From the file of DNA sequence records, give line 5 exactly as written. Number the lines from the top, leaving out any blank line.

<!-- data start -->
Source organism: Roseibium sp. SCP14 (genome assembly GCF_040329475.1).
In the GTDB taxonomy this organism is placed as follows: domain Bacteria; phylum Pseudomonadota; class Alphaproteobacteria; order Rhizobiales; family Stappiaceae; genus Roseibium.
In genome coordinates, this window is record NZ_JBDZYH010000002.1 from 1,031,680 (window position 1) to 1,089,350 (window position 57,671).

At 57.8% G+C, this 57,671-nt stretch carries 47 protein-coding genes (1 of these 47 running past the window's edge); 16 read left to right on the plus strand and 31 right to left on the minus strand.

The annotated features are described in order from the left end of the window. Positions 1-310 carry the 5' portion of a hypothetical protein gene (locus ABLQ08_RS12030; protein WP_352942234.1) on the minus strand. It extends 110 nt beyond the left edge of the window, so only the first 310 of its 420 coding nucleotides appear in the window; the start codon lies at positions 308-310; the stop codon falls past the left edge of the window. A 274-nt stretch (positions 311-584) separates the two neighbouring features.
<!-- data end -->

The annotated features are described in order from the left end of the window. Positions 1-310 carry the 5' portion of a hypothetical protein gene (locus ABLQ08_RS12030; protein WP_352942234.1) on the minus strand. It extends 110 nt beyond the left edge of the window, so only the first 310 of its 420 coding nucleotides appear in the window; the start codon lies at positions 308-310; the stop codon falls past the left edge of the window. A 274-nt stretch (positions 311-584) separates the two neighbouring features.